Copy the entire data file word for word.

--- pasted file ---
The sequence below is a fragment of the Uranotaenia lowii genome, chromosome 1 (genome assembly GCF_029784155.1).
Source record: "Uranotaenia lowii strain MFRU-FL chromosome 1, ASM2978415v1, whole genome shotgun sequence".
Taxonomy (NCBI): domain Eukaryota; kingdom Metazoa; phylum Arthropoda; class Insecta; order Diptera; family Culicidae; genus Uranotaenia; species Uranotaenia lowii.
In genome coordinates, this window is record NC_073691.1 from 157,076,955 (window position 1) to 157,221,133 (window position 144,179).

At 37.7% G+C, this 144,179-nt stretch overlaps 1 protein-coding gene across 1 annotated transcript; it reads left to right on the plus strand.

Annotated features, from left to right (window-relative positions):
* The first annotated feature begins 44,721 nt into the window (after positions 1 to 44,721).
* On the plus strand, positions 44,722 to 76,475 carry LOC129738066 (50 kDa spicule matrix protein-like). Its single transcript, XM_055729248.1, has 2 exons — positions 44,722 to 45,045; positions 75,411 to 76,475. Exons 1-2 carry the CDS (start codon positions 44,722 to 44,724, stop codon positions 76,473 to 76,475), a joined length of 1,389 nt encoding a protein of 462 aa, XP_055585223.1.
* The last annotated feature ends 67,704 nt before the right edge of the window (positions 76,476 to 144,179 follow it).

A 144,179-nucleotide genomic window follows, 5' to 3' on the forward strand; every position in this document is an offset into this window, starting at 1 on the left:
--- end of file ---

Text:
The sequence below is a fragment of the Uranotaenia lowii genome, chromosome 1 (genome assembly GCF_029784155.1).
Source record: "Uranotaenia lowii strain MFRU-FL chromosome 1, ASM2978415v1, whole genome shotgun sequence".
Taxonomy (NCBI): domain Eukaryota; kingdom Metazoa; phylum Arthropoda; class Insecta; order Diptera; family Culicidae; genus Uranotaenia; species Uranotaenia lowii.
In genome coordinates, this window is record NC_073691.1 from 157,076,955 (window position 1) to 157,221,133 (window position 144,179).

At 37.7% G+C, this 144,179-nt stretch overlaps 1 protein-coding gene across 1 annotated transcript; it reads left to right on the plus strand.

Annotated features, from left to right (window-relative positions):
* The first annotated feature begins 44,721 nt into the window (after positions 1 to 44,721).
* On the plus strand, positions 44,722 to 76,475 carry LOC129738066 (50 kDa spicule matrix protein-like). Its single transcript, XM_055729248.1, has 2 exons — positions 44,722 to 45,045; positions 75,411 to 76,475. Exons 1-2 carry the CDS (start codon positions 44,722 to 44,724, stop codon positions 76,473 to 76,475), a joined length of 1,389 nt encoding a protein of 462 aa, XP_055585223.1.
* The last annotated feature ends 67,704 nt before the right edge of the window (positions 76,476 to 144,179 follow it).

A 144,179-nucleotide genomic window follows, 5' to 3' on the forward strand; every position in this document is an offset into this window, starting at 1 on the left: